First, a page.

- Better low-light sensitivity: Larger sensor produces good images even in poorly lit environments.
- Better video: Provides higher definition movie capture (4K/30p vs 1080/60i).
- Better live-view autofocus: Features on-sensor phase-detection for more confident autofocus.
- Better sound: Can connect to an external microphone for higher quality sound recording.
- Better sound control: Has a headphone port that enables audio monitoring while recording.
- More detailed viewfinder: Has higher resolution electronic viewfinder (2359k vs 202k dots).
- Easier setting verification: Features a control panel on top to check shooting parameters.
- More detailed LCD: Has a higher resolution rear screen (1440k vs 460k dots).
- Fewer buttons to press: Has a touchscreen to facilitate handling and shooting adjustments.
- Faster burst: Shoots at higher frequency (24 vs 11 flaps/sec) to capture the decisive moment.
- Less disturbing: Has an electronic shutter option for completely silent shooting.
- Better light gathering: Has a lens with a wider maximum aperture (f/2.4 vs f/2.8).
- Wider view: Has a wider-angle lens that facilitates landscape or interior shots.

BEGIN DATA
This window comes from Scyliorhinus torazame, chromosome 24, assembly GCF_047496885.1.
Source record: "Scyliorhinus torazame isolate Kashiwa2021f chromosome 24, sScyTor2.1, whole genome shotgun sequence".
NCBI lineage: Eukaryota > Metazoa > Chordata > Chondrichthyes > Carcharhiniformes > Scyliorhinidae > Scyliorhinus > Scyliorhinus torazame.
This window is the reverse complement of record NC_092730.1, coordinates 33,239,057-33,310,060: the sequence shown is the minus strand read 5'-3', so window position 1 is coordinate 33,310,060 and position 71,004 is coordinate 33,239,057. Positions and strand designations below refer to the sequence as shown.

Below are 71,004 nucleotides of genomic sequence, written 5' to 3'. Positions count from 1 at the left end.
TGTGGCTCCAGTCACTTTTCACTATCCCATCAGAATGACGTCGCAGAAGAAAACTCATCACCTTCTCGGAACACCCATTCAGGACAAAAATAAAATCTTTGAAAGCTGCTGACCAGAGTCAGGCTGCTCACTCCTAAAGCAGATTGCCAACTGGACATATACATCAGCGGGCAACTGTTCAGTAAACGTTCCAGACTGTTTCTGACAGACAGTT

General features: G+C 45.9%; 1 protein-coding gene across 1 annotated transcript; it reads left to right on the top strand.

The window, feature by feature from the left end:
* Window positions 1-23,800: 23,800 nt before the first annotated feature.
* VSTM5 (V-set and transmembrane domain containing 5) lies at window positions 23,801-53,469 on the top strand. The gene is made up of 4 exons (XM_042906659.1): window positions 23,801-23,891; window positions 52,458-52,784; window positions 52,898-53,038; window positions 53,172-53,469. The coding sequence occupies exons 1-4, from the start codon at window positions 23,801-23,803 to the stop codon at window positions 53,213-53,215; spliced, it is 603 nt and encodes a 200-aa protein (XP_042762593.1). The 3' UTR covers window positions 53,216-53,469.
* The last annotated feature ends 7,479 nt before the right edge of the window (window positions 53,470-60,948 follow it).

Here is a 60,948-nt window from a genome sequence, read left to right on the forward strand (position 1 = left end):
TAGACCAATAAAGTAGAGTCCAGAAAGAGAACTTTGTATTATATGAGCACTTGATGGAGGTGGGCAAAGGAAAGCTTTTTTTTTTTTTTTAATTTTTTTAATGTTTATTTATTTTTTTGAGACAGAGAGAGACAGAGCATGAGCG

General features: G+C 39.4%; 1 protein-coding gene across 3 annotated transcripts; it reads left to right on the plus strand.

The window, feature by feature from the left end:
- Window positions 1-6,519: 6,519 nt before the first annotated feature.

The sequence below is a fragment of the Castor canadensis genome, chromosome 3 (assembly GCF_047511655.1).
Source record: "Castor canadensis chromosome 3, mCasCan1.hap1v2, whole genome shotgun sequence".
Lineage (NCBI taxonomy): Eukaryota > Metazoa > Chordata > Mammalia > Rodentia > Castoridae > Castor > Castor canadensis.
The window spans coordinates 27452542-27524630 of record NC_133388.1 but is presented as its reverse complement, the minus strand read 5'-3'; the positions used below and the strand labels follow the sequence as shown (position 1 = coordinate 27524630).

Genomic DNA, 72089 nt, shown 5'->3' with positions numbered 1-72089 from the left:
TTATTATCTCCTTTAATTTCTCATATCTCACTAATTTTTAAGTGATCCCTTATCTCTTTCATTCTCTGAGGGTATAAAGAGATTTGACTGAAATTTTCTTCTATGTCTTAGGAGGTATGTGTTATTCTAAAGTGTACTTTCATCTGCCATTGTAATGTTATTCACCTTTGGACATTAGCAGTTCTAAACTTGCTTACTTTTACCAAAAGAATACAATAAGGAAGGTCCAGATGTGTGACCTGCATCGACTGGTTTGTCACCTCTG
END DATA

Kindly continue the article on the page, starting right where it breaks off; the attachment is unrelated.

- Easier travel charging: Can be conveniently charged via its USB port.
- Better sealing: Is splash and dust sealed for shooting in inclement weather conditions.
- Easier file upload: Has wifi built in for automatic backup or image transfer to the web.
- Easier device pairing: Supports NFC for fast wireless image transfer over short distances.
- Faster buffer clearing: Has an SD card interface that supports the UHS-I standard.
- More modern: Reflects 7 years and 1 month of technical progress since the FZ100 launch.
If the number of relative strengths (bullet points above) is taken as a guide, the RX10 IV is the clear winner of the contest (24 : 7 points). However, the pertinence of the various camera strengths will differ across photographers, so that you might want to weigh individual camera traits according to their importance for your own imaging needs before making a camera decision. A professional wedding photographer will view the differences between cameras in a way that diverges from the perspective of a travel photog, and a person interested in cityscapes has distinct needs from a macro shooter. Hence, the decision which camera is best and worth buying is often a very personal one.
How about other alternatives? Do the specifications of the Panasonic FZ100 and the Sony RX10 IV place the cameras among the top in their class? Find out in the latest Best Superzoom Camera listing whether the two cameras rank among the cream of the crop.